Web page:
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Pelosis’ prolific stock trading is disqualifying on ban: McCarthy – Business Insider

  • Kevin McCarthy said Nancy Pelosi shouldn’t be allowed to write a congressional stock trading ban due to her husband’s trades.
  • Last week, Pelosi denied that her husband has traded using information she’s provided him.
  • House Democrats are reportedly set to unveil their bill to ban congressional stock trading in August. 

House Minority Leader Kevin McCarthy said Friday that Speaker Nancy Pelosi should steer clear of negotiations on curtailing congressional stock trading because her day-trading spouse clouds her trustworthiness.

“I’m sure she had conversations on the phone about what was going to be on the floor. I’m sure she had conversations about what the chip version finally looked at. I don’t know if he was able to hear them or not,” McCarthy said Friday, referring to a just-passed semiconductor bill as one example of the advance knowledge about what Congress is working on that Paul Pelosi could be privy to. “I think we need to bring trust back to this institution. 

McCarthy’s barb comes on the heels of House Democrats announcing their plan to unveil an updated stock trading ban framework in August. The plan would reportedly force lawmakers, their spouses, and senior staffers to put their investments into a blind trust or sell them altogether.

Pelosi’s husband, Paul, is a venture capitalist and frequent stock trader. Insider found that he’s personally traded millions of dollars in stocks and stock option in 19 companies since 2021.

Both Pelosis came under fire recently after Paul Pelosi exercised 200 call options, or 20,000 shares, of NVIDIA worth between $1 million and $5 million on June 17 — about a month before a congressional vote on the “Chips-plus” bill, which will invest $54 billion in stateside semiconductor manufacturing and research.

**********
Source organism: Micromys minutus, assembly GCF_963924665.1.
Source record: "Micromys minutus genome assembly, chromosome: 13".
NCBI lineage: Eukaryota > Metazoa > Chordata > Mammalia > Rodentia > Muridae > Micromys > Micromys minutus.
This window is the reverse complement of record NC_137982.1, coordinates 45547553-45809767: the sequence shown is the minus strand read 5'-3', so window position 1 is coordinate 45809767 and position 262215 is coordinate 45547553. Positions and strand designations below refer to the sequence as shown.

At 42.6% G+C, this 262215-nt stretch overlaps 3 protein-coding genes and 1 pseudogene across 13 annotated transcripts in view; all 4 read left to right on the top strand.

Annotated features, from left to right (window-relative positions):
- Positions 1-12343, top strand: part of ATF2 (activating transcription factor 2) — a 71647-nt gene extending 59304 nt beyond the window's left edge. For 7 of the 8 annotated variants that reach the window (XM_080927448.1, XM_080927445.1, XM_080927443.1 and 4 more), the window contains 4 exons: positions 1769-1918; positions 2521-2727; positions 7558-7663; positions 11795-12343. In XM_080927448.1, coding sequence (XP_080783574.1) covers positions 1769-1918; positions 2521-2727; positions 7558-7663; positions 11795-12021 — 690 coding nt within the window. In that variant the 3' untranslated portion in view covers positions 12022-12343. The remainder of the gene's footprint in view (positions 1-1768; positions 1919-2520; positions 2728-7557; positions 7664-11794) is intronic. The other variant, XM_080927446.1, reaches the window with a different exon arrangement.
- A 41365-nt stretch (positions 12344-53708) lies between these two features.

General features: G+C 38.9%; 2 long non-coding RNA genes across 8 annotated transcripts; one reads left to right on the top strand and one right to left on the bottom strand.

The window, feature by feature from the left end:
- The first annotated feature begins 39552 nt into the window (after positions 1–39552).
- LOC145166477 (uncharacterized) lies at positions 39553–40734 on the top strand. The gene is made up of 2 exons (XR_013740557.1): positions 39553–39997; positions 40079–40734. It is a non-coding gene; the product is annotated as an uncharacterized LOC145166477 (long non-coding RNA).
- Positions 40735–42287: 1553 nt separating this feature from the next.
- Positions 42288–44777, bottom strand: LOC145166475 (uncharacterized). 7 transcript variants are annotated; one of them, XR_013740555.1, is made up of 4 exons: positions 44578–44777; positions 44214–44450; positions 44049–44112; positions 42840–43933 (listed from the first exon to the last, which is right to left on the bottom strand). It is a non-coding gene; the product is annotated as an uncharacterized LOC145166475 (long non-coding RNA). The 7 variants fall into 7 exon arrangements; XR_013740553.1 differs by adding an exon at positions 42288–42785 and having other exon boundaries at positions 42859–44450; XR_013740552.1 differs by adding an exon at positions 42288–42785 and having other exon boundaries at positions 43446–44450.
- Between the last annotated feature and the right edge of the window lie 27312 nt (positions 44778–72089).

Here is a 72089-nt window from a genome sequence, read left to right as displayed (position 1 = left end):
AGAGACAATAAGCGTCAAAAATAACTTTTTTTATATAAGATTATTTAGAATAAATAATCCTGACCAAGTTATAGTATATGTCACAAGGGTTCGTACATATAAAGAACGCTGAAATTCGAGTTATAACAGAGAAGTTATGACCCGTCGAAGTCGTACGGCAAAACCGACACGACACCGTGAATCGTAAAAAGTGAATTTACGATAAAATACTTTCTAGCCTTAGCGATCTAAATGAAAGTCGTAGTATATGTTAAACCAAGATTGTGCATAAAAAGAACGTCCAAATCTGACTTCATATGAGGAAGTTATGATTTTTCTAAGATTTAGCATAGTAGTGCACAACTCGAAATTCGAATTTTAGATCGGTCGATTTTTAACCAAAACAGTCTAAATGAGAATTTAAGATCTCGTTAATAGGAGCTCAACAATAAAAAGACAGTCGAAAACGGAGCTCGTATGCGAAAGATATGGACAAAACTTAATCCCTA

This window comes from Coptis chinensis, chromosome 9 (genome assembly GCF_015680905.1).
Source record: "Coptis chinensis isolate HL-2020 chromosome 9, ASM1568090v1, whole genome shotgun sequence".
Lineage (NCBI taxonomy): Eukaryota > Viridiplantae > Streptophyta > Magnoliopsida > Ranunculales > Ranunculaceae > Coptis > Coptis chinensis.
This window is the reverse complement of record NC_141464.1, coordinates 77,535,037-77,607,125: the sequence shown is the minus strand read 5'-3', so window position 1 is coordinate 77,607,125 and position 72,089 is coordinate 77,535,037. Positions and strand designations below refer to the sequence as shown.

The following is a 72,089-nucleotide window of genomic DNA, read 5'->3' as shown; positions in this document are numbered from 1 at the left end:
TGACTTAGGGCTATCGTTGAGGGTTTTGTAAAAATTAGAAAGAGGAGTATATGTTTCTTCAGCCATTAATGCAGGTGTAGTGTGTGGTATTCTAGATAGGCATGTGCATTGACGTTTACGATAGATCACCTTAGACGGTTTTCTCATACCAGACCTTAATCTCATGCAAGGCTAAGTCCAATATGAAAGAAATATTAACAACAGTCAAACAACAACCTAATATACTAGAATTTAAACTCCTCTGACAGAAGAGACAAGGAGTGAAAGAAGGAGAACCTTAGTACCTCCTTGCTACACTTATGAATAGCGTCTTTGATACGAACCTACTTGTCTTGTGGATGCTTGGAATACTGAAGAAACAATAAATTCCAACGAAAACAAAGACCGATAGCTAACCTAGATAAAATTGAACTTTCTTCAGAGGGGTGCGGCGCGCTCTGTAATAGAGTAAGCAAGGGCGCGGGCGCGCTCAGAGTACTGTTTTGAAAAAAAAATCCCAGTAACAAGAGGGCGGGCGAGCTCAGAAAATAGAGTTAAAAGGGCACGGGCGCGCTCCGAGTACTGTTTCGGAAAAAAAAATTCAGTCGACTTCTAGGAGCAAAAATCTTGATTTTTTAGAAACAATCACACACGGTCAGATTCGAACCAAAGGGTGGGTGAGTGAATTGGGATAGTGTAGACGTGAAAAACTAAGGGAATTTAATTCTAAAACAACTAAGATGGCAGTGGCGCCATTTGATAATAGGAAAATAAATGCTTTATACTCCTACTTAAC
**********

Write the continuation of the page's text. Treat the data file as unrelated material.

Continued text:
The criticism led to the speaker denying at a press conference that her husband trades stocks using information she’s given him. A week after his wife’s press conference appearance, Paul Pelosi dumped all of his NVIDIA stock for a “total loss of $341,365.”

A previous analysis from Insider estimated that the Pelosis are worth at least $46,123,051, making Nancy Pelosi one of the 25 richest members of Congress. The vast majority of the couple’s wealth is derived from stocks, options, and investments made by Paul Pelosi. 

Pelosi originally pushed back against the idea of a ban on congressional stock trading. “We are a free-market economy,” she said in a December 2021 press conference. “They should be able to participate in that.”

She ultimately warmed to the idea after facing sharp criticism from colleagues on both the left and the right.

McCarthy, whose financial portfolio doesn’t include individual stocks, said policing congressional stock trading would be top priority should Republicans reclaim control of the House this fall. 

“I think we have to do a thorough investigation and look at what is the proper role for members of Congress and what influence they have,” McCarthy said. “And this is something that we will do in the majority.”

Pelosi spokesman Drew Hammill countered McCarthy’s “ridiculous comments” by stating that “insider trading is already a federal criminal and civil violation and the Speaker strongly supports robust enforcement of the relevant statutes by the Department of Justice and the Securities and Exchange Commission.” 

“We look forward to his support of the proposal Chair Lofgren will be circulating soon to ban trading of stocks,” Hammill told Insider.  

Insider’s “Conflicted Congress” investigation found 66 lawmakers who violated the Stop Trading on Congressional Knowledge (STOCK) Act of 2012, a federal stock trading transparency law designed to curb conflicts of interest.

The investigation also found dozens more lawmakers whose personal stock trades are discordant with their public responsibilities.

This includes members who craft anti-tobacco policy but invest in tobacco giants and Democrats who receive plaudits from environmental groups for crafting policy aimed at combating the climate crisis — yet invest in fossil fuel companies.

Numerous Republicans who oppose abortion rights personally invest in companies at the forefront of the abortion-rights movement. A growing number of lawmakers are meanwhile trading the stock of defense contractors all while considering massive military spending proposals.

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